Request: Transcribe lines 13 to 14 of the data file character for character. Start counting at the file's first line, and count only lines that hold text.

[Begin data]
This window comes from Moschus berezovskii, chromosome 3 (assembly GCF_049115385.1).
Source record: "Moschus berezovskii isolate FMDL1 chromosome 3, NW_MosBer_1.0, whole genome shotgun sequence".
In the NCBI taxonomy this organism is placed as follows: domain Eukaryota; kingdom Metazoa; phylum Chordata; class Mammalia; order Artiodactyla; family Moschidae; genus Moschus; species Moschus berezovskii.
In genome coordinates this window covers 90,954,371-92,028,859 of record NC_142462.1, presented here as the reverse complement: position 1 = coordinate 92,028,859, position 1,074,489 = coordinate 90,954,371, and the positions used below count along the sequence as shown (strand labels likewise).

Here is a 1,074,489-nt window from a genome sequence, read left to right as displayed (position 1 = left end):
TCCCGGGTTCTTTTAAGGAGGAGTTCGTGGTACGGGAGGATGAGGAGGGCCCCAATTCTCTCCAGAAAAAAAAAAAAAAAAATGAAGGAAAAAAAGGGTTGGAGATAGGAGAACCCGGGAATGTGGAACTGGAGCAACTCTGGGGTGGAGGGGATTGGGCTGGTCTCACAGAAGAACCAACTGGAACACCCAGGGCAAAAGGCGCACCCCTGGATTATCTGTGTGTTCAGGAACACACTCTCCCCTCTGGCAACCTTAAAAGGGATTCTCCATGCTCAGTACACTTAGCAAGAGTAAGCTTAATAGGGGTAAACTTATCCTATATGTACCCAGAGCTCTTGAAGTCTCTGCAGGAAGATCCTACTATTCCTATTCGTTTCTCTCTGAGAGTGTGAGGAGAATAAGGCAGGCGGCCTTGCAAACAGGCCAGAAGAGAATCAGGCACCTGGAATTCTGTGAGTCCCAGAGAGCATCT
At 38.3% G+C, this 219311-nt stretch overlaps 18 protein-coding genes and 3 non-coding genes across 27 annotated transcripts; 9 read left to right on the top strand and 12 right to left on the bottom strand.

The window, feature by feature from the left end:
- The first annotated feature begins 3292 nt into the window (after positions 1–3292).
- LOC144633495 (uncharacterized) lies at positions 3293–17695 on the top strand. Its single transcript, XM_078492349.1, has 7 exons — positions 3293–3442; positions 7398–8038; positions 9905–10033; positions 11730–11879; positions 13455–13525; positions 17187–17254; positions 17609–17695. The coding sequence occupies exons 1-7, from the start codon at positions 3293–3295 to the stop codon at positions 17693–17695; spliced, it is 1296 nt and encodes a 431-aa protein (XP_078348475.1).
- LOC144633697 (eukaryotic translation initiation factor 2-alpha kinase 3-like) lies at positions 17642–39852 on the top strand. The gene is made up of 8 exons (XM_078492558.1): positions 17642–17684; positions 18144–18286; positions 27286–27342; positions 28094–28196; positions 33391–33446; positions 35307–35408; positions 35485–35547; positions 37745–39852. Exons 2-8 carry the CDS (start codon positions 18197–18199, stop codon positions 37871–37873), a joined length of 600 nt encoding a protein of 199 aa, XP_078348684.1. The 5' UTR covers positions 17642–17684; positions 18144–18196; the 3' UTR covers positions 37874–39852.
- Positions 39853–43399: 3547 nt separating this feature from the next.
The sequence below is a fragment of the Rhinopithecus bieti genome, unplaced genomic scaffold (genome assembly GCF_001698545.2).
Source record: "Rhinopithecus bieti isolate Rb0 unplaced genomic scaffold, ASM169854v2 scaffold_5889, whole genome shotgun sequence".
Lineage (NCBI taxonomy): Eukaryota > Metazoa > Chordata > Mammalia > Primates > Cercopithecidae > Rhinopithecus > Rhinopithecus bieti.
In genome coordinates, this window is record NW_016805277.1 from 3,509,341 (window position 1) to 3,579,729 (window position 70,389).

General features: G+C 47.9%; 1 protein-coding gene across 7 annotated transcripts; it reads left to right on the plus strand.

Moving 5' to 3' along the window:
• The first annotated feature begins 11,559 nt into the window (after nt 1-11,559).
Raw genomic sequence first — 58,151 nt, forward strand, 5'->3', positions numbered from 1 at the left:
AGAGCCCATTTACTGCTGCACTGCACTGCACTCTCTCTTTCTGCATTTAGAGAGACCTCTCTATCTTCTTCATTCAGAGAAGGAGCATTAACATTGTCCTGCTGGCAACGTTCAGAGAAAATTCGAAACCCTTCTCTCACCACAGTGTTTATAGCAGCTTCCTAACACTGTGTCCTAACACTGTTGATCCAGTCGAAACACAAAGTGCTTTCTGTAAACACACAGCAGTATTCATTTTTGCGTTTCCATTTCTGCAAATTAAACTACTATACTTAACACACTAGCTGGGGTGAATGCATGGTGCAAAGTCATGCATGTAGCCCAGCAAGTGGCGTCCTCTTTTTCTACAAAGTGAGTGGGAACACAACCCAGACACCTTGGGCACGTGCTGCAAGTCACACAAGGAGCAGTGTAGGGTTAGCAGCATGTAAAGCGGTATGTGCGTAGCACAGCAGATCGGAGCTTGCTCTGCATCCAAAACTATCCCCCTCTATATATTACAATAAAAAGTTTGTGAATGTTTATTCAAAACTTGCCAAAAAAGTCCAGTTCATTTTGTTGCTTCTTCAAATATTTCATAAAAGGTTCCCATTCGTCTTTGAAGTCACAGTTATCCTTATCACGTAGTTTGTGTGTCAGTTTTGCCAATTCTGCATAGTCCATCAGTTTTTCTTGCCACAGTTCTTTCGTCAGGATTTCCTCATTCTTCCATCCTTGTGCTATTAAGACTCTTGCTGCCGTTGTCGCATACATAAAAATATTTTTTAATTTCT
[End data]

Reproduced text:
The sequence below is a fragment of the Rhinopithecus bieti genome, unplaced genomic scaffold (genome assembly GCF_001698545.2).
Source record: "Rhinopithecus bieti isolate Rb0 unplaced genomic scaffold, ASM169854v2 scaffold_5889, whole genome shotgun sequence".